The simplicity found in the daily rhythm of walking opens a gateway to the profound. With an open mind and heart, a pilgrim will never be the same afterward. Possessions won’t matter as much, and all will seem more precious. A new standard is set for connection with others and conversations about things that really matter. To poorly paraphrase Thomas Aquinas, for those who haven’t experienced it, no explanation is sufficient. For those who have, no explanation is necessary. The Camino is life-changing.
So I’m going
Starting from the lighthouse in Finisterre—my west-most point, I’ll begin walking on May 1, 2016 eastward toward Saint-Jean-Pied-de-Port, France for six weeks.
My prayer is for integration of the insights of my first Camino, and to connect meaningfully with other pilgrims as I swim my way through the westward throng.
As an interesting side note, 2016 was recently declared by the Pope to be a Year of Mercy. Among other sacred places around the world, the holy doors of the Cathedral in Santiago will be thrown open in welcome. All who pass through them will be granted a plenary indulgence (complete forgiveness of sins). Since a Holy Year was not anticipated again until 2021, the Camino may be even busier than usual.
Want to know more?
I am eager. I’m in the process of preparing myself, physically (weight loss and knee healing), emotionally, mentally, financially (I’m saving like mad!), and spiritually (surrendering control and attachment to outcomes). If you want to know more about this deeper calling, I’ve written a bunch more about it on my Sponsor page.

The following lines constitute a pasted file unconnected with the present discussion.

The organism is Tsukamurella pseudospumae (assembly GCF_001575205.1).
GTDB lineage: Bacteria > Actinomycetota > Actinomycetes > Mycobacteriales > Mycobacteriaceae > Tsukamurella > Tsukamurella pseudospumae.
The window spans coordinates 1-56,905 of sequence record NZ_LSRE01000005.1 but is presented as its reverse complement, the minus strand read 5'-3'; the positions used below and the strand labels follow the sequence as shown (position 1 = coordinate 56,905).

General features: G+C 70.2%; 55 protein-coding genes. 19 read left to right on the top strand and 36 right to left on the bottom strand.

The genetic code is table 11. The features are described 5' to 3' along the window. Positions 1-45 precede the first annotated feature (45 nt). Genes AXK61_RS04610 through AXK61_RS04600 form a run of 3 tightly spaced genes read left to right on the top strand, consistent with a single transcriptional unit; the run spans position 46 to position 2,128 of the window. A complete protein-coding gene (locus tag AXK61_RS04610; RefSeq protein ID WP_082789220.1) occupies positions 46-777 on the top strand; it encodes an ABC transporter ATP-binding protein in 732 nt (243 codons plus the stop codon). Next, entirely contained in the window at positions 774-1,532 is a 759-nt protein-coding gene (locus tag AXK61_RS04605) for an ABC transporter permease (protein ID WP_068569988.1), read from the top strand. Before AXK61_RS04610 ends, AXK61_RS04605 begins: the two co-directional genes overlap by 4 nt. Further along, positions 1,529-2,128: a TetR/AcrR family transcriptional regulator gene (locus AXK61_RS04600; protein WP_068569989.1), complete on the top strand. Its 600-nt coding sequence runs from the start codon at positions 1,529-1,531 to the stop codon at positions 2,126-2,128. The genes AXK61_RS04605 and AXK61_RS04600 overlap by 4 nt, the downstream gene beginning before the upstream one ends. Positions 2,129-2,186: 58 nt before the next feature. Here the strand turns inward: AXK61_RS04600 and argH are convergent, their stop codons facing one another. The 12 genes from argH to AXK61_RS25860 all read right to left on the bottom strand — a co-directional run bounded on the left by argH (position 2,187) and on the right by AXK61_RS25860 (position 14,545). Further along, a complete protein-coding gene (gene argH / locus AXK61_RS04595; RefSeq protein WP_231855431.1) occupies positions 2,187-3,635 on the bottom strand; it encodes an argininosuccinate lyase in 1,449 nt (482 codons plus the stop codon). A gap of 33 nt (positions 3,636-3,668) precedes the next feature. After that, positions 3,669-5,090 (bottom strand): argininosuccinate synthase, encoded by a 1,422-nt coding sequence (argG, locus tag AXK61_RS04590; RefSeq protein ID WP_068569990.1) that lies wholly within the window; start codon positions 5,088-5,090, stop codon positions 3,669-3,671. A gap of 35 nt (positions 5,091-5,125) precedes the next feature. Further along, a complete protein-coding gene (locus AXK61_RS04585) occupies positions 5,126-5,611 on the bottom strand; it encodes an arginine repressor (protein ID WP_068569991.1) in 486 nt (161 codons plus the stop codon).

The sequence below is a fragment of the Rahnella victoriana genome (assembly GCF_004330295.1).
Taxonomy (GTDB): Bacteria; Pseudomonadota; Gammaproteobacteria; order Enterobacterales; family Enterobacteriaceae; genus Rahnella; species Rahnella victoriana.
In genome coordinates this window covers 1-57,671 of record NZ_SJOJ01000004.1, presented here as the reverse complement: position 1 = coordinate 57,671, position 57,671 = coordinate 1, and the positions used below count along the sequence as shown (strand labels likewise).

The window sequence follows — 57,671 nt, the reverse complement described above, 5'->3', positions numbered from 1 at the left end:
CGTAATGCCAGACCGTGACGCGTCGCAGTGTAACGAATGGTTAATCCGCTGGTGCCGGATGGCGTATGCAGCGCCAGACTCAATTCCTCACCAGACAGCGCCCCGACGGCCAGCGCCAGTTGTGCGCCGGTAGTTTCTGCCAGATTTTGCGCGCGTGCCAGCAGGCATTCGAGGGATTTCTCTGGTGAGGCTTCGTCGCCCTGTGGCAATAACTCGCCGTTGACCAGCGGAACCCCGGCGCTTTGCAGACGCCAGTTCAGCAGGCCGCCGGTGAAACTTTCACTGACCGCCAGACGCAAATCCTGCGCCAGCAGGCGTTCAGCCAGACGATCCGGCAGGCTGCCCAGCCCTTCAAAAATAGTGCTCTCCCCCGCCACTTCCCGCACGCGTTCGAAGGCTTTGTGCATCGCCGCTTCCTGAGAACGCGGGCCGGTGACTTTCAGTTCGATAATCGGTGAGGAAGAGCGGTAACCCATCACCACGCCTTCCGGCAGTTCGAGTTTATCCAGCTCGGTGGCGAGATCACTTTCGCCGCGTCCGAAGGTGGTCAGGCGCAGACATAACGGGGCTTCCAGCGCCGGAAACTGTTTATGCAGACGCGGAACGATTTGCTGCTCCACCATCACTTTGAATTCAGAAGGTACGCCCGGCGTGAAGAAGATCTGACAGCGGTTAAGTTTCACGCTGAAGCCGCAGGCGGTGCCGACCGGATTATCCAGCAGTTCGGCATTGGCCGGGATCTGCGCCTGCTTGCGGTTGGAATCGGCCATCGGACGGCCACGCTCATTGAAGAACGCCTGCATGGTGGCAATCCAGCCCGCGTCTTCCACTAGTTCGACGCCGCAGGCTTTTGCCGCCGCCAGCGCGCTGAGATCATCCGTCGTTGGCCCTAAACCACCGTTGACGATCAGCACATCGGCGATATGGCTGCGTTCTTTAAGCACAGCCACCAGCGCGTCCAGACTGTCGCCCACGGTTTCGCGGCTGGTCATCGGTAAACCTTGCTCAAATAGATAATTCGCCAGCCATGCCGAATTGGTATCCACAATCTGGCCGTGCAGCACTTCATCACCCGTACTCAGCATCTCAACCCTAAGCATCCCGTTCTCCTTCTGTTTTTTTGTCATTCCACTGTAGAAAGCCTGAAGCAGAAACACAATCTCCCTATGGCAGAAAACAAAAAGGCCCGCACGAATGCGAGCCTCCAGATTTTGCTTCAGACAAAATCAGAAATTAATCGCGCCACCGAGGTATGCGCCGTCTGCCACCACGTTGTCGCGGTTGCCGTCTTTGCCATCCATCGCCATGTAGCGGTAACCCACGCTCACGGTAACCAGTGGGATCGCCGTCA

Also! If you want to receive updates about my upcoming journey (and possibly messages while I’m walking), there’s a place to subscribe top right.
Thanks for reading!
9 thoughts on “About”
Just got passport today. My sister already got her plane ticket. We are leaving April 12, 2016 to May 31, 2016. This is our first time and we are very excited.
Woohoo, Sofia! Perhaps our paths will cross en route somewhere out on the meseta. Buen camino to you both!
Thank you. Really excited!!!
I walked that time in 2012. It is the second most changing experience in my life (though back country in Peru with donkeys and 16k feet with only a few people for 2 weeks was pretty changing). I cannot say it’s the first. I hope to walk again in lieu of a very rare, progressive, deadly cancer. Not sure if I will make it. Throw a stone for me. Buen camino.
Thank you so much for sharing about your journey — I’m really moved to read your words. I will absolutely leave a stone for you on the path. If you want to send me a special one, I would gladly carry it. Just me a note at firstname.lastname@example.org and I’ll get my mailing address to you. If not, I’ll bring one from the Oregon coast and say prayers for healing, body and soul, in the meantime. Buen camino, pilgrim! ❤
My husband and I are leaving SJPDP on April 25. We will likely pass one another somewhere along the way!
How cool! I hope we meet. I’ll be the lost-looking one headed in the “wrong” direction. 🙂 Buen camino to you both!
Heading for SJPP tomorrow from Paris. Ellen and I will start walking on April 12th😊 Hope to meet some of you along the way!! This is my 3rd, and Ellen’s 2nd— who said addicting lol! Buen Camino!